Background: Hospital mortality that is associated with inpatient surgery varies widely. Reducing rates of postoperative complications, the current focus of payers and regulators, may be one approach to reducing mortality. However, effective management of complications once they have occurred may be equally important.
Methods: We studied 84,730 patients who had undergone inpatient general and vascular surgery from 2005 through 2007, using data from the American College of Surgeons National Surgical Quality Improvement Program. We first ranked hospitals according to their risk-adjusted overall rate of death and divided them into five groups. For hospitals in each overall mortality quintile, we then assessed the incidence of overall and major complications and the rate of death among patients with major complications.
Results: Rates of death varied widely across hospital quintiles, from 3.5% in very-low-mortality hospitals to 6.9% in very-high-mortality hospitals. Hospitals with either very high mortality or very low mortality had similar rates of overall complications (24.6% and 26.9%, respectively) and of major complications (18.2% and 16.2%, respectively). Rates of individual complications did not vary significantly across hospital mortality quintiles. In contrast, mortality in patients with major complications was almost twice as high in hospitals with very high overall mortality as in those with very low overall mortality (21.4% vs. 12.5%, P<0.001). Differences in rates of death among patients with major complications were also the primary determinant of variation in overall mortality with individual operations.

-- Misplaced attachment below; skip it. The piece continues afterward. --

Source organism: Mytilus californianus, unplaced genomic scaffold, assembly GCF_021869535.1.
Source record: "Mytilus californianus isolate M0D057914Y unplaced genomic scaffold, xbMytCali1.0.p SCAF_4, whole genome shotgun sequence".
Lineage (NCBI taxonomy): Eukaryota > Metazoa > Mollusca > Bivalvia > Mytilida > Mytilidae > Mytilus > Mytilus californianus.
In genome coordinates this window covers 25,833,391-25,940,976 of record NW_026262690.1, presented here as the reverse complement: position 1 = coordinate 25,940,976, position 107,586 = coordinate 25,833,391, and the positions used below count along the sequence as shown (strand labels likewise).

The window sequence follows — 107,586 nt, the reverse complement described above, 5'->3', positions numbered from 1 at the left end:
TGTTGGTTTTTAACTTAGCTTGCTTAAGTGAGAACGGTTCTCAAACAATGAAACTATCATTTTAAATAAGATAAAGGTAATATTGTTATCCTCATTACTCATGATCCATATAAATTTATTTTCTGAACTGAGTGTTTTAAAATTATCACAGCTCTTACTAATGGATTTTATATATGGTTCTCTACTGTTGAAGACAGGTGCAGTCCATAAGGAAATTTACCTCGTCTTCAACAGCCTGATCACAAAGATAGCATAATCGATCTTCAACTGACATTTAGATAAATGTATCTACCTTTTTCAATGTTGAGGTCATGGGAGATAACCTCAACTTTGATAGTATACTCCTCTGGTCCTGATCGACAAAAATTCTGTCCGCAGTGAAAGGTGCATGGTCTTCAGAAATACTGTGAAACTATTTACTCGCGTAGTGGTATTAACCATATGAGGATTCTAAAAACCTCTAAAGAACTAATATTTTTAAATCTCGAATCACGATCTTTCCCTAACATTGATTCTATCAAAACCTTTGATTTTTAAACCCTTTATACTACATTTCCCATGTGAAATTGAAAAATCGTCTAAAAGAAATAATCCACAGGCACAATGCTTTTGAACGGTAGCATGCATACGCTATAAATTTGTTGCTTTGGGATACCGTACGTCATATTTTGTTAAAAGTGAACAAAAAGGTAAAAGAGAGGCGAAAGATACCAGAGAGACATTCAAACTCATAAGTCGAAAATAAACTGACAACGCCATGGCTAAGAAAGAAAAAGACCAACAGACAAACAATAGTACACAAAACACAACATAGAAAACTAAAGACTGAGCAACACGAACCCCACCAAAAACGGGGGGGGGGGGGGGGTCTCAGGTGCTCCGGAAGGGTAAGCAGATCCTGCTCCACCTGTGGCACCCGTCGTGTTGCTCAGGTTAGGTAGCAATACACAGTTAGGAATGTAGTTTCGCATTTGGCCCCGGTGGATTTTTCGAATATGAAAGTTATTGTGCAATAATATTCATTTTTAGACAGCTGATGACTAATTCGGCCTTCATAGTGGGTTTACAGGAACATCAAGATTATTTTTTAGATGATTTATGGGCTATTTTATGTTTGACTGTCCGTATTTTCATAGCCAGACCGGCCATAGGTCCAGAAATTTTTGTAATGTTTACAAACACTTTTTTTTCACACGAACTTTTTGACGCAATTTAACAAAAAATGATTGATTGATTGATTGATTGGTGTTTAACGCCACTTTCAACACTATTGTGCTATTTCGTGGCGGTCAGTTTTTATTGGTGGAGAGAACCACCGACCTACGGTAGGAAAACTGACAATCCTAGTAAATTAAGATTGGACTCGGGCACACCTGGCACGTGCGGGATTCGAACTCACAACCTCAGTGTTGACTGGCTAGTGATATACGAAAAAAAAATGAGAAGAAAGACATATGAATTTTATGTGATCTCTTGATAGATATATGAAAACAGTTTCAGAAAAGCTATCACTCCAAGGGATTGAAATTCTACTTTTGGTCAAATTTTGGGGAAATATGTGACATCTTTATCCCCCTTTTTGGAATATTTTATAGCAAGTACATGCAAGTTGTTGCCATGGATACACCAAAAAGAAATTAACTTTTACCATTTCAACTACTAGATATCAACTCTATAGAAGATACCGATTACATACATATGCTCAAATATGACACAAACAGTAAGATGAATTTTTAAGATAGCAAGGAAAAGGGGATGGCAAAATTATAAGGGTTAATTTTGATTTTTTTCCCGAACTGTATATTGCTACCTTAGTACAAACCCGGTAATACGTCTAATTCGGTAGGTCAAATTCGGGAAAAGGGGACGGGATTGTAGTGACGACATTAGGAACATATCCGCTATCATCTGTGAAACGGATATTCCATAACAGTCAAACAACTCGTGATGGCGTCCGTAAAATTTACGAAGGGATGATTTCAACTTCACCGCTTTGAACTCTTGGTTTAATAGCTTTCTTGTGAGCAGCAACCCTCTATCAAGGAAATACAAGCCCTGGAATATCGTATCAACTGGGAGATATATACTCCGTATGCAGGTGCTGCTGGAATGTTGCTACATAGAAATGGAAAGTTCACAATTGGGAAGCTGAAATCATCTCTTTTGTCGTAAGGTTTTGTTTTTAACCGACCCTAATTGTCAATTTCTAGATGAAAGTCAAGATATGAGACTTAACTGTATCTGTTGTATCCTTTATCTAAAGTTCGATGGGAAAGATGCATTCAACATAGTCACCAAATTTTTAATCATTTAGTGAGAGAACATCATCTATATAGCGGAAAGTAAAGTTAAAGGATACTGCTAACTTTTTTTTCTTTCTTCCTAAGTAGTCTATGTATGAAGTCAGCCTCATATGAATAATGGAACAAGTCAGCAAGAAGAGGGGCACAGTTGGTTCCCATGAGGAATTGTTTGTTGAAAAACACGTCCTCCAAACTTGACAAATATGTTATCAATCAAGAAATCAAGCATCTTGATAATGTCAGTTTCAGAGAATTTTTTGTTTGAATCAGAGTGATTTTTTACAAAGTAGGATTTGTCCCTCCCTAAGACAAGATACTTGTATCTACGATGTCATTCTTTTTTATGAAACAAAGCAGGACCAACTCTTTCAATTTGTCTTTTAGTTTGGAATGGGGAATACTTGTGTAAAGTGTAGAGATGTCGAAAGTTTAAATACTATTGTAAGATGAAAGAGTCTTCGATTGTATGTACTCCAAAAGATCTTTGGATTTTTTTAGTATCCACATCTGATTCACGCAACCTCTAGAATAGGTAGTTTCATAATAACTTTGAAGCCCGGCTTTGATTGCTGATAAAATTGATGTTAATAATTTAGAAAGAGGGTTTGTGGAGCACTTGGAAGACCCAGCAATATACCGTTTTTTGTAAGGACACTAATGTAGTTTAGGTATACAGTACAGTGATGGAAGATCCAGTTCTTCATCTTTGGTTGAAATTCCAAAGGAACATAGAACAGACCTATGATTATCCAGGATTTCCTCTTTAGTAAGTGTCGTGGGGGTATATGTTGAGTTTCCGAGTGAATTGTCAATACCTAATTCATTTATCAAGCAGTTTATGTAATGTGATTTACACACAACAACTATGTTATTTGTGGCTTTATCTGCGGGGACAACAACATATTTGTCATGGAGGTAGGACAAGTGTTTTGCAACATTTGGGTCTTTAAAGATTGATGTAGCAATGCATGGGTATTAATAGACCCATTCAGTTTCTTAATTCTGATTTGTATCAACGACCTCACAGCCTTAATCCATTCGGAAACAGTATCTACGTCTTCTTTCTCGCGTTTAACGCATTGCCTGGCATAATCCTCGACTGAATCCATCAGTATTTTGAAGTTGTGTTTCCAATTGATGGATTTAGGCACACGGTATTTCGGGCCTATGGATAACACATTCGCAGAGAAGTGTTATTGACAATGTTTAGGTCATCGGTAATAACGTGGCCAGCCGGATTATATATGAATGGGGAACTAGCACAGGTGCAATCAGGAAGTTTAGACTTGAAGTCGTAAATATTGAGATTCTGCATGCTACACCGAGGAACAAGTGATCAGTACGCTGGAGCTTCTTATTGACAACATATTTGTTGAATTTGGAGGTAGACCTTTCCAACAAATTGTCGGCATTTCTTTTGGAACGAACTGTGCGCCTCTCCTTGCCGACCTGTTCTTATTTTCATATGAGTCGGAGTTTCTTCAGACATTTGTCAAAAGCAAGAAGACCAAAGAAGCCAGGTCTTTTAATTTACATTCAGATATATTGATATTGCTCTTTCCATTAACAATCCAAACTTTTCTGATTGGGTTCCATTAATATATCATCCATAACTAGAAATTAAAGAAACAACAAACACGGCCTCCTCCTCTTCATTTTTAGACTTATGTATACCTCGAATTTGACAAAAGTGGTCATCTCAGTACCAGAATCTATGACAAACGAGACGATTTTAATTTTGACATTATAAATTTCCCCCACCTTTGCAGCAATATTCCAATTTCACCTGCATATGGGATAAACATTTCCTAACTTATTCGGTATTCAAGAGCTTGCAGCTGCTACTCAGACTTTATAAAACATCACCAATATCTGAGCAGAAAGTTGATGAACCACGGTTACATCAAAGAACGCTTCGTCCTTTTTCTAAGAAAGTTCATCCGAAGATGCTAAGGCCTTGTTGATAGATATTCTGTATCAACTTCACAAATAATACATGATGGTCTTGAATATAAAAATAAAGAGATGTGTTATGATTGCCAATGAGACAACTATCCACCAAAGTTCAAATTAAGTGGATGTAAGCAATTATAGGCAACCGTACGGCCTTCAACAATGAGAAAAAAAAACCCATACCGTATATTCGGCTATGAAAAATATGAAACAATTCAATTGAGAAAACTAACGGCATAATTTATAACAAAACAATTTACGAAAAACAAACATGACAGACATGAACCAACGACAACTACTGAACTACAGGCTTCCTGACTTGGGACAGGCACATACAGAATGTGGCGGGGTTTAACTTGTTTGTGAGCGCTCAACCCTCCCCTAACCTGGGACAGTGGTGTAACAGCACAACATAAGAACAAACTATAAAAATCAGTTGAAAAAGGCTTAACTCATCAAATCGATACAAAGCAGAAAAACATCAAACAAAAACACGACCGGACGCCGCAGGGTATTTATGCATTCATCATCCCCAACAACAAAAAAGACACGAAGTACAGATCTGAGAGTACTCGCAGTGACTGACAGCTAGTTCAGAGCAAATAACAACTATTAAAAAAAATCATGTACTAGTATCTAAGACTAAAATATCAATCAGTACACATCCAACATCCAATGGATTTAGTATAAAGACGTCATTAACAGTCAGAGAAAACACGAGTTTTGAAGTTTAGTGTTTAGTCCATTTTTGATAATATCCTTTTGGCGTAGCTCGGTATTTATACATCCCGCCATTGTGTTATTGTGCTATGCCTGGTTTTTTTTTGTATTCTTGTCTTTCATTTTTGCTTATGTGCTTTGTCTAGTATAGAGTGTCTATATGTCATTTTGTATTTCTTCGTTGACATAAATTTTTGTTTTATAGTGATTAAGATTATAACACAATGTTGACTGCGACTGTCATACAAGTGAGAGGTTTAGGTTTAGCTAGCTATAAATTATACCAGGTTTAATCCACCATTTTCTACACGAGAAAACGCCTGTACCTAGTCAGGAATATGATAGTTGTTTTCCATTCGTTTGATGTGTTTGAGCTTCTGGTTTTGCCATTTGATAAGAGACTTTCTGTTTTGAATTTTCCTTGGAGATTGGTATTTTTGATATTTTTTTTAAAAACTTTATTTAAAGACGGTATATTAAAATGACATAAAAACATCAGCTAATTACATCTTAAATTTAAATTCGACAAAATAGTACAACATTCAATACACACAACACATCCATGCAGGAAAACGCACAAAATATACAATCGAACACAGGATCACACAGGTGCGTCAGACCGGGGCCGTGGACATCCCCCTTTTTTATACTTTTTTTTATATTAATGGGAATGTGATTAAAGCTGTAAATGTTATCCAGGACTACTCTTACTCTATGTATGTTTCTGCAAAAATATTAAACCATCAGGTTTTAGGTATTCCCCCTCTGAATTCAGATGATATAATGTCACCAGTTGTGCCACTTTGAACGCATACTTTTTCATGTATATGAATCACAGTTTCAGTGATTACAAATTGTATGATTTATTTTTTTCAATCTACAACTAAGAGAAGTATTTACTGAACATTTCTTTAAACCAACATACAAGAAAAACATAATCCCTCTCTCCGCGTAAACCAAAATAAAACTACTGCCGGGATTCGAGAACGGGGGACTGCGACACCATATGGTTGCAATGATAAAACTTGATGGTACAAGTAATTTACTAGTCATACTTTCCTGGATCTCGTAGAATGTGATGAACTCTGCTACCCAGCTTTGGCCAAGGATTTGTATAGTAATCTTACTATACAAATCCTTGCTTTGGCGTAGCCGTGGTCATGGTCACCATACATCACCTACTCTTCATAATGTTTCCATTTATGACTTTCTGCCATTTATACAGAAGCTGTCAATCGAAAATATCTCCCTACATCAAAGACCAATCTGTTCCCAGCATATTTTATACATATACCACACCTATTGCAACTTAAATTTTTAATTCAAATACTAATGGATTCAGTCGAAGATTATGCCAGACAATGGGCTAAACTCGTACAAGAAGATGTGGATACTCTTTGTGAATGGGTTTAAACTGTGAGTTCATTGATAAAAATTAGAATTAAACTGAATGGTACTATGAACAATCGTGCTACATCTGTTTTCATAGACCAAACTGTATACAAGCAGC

Conclusions: In addition to efforts aimed at avoiding complications in the first place, reducing mortality associated with inpatient surgery will require greater attention to the timely recognition and management of complications once they occur.
2009 Massachusetts Medical Society